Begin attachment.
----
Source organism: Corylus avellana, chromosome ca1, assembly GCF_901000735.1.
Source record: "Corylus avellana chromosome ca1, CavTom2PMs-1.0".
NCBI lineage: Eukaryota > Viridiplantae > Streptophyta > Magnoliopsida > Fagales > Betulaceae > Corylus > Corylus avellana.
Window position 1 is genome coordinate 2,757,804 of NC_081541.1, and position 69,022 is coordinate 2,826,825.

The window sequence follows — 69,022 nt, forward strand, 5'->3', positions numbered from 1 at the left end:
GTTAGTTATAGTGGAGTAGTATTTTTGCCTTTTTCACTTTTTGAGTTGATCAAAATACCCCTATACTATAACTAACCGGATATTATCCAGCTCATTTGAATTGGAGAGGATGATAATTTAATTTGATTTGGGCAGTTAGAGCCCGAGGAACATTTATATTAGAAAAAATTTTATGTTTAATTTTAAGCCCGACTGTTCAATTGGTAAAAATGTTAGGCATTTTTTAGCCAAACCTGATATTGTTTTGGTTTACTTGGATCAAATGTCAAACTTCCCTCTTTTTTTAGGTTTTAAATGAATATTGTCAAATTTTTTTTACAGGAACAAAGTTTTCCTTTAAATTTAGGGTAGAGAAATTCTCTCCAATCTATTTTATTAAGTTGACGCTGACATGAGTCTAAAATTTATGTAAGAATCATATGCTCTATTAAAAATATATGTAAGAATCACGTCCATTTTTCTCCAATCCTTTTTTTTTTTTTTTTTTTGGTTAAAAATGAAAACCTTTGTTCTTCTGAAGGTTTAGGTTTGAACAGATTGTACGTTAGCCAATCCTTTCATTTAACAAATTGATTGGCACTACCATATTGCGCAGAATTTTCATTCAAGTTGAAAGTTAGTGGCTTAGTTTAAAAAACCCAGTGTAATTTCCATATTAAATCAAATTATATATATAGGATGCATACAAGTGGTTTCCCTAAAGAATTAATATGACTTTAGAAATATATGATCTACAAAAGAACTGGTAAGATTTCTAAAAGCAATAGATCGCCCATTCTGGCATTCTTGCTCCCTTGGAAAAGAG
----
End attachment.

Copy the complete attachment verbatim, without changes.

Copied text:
Source organism: Corylus avellana, chromosome ca1, assembly GCF_901000735.1.
Source record: "Corylus avellana chromosome ca1, CavTom2PMs-1.0".
NCBI lineage: Eukaryota > Viridiplantae > Streptophyta > Magnoliopsida > Fagales > Betulaceae > Corylus > Corylus avellana.
Window position 1 is genome coordinate 2,757,804 of NC_081541.1, and position 69,022 is coordinate 2,826,825.

The window sequence follows — 69,022 nt, forward strand, 5'->3', positions numbered from 1 at the left end:
GTTAGTTATAGTGGAGTAGTATTTTTGCCTTTTTCACTTTTTGAGTTGATCAAAATACCCCTATACTATAACTAACCGGATATTATCCAGCTCATTTGAATTGGAGAGGATGATAATTTAATTTGATTTGGGCAGTTAGAGCCCGAGGAACATTTATATTAGAAAAAATTTTATGTTTAATTTTAAGCCCGACTGTTCAATTGGTAAAAATGTTAGGCATTTTTTAGCCAAACCTGATATTGTTTTGGTTTACTTGGATCAAATGTCAAACTTCCCTCTTTTTTTAGGTTTTAAATGAATATTGTCAAATTTTTTTTACAGGAACAAAGTTTTCCTTTAAATTTAGGGTAGAGAAATTCTCTCCAATCTATTTTATTAAGTTGACGCTGACATGAGTCTAAAATTTATGTAAGAATCATATGCTCTATTAAAAATATATGTAAGAATCACGTCCATTTTTCTCCAATCCTTTTTTTTTTTTTTTTTTTGGTTAAAAATGAAAACCTTTGTTCTTCTGAAGGTTTAGGTTTGAACAGATTGTACGTTAGCCAATCCTTTCATTTAACAAATTGATTGGCACTACCATATTGCGCAGAATTTTCATTCAAGTTGAAAGTTAGTGGCTTAGTTTAAAAAACCCAGTGTAATTTCCATATTAAATCAAATTATATATATAGGATGCATACAAGTGGTTTCCCTAAAGAATTAATATGACTTTAGAAATATATGATCTACAAAAGAACTGGTAAGATTTCTAAAAGCAATAGATCGCCCATTCTGGCATTCTTGCTCCCTTGGAAAAGAG